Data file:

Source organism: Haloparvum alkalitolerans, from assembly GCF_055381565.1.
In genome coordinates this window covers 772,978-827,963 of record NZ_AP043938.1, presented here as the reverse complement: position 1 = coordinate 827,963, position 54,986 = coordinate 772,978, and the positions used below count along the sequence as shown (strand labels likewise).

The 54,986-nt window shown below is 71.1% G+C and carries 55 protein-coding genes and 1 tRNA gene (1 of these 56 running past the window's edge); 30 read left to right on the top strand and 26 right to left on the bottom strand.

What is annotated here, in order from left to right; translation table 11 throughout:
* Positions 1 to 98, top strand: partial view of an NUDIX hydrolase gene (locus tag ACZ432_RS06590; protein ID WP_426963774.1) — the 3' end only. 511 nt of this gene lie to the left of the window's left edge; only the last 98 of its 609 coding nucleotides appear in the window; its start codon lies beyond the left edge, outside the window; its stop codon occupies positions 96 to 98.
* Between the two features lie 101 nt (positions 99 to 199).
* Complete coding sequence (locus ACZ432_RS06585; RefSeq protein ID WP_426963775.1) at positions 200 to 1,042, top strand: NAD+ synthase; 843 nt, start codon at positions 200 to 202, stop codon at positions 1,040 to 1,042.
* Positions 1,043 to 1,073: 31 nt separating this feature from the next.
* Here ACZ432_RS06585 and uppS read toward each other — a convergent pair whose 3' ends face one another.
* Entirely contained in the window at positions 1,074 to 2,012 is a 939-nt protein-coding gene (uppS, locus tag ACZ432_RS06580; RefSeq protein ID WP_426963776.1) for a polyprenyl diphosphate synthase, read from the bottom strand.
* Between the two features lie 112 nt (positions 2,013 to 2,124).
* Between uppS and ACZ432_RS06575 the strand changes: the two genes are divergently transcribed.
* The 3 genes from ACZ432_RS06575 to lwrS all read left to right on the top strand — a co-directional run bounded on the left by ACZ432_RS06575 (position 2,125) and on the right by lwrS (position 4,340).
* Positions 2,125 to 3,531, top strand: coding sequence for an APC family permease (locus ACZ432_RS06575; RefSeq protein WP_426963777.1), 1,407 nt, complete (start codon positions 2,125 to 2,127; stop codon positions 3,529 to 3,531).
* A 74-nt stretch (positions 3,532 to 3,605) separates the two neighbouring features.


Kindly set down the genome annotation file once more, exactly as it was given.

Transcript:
Source organism: Haloparvum alkalitolerans, from assembly GCF_055381565.1.
In genome coordinates this window covers 772,978-827,963 of record NZ_AP043938.1, presented here as the reverse complement: position 1 = coordinate 827,963, position 54,986 = coordinate 772,978, and the positions used below count along the sequence as shown (strand labels likewise).

The 54,986-nt window shown below is 71.1% G+C and carries 55 protein-coding genes and 1 tRNA gene (1 of these 56 running past the window's edge); 30 read left to right on the top strand and 26 right to left on the bottom strand.

What is annotated here, in order from left to right; translation table 11 throughout:
* Positions 1 to 98, top strand: partial view of an NUDIX hydrolase gene (locus tag ACZ432_RS06590; protein ID WP_426963774.1) — the 3' end only. 511 nt of this gene lie to the left of the window's left edge; only the last 98 of its 609 coding nucleotides appear in the window; its start codon lies beyond the left edge, outside the window; its stop codon occupies positions 96 to 98.
* Between the two features lie 101 nt (positions 99 to 199).
* Complete coding sequence (locus ACZ432_RS06585; RefSeq protein ID WP_426963775.1) at positions 200 to 1,042, top strand: NAD+ synthase; 843 nt, start codon at positions 200 to 202, stop codon at positions 1,040 to 1,042.
* Positions 1,043 to 1,073: 31 nt separating this feature from the next.
* Here ACZ432_RS06585 and uppS read toward each other — a convergent pair whose 3' ends face one another.
* Entirely contained in the window at positions 1,074 to 2,012 is a 939-nt protein-coding gene (uppS, locus tag ACZ432_RS06580; RefSeq protein ID WP_426963776.1) for a polyprenyl diphosphate synthase, read from the bottom strand.
* Between the two features lie 112 nt (positions 2,013 to 2,124).
* Between uppS and ACZ432_RS06575 the strand changes: the two genes are divergently transcribed.
* The 3 genes from ACZ432_RS06575 to lwrS all read left to right on the top strand — a co-directional run bounded on the left by ACZ432_RS06575 (position 2,125) and on the right by lwrS (position 4,340).
* Positions 2,125 to 3,531, top strand: coding sequence for an APC family permease (locus ACZ432_RS06575; RefSeq protein WP_426963777.1), 1,407 nt, complete (start codon positions 2,125 to 2,127; stop codon positions 3,529 to 3,531).
* A 74-nt stretch (positions 3,532 to 3,605) separates the two neighbouring features.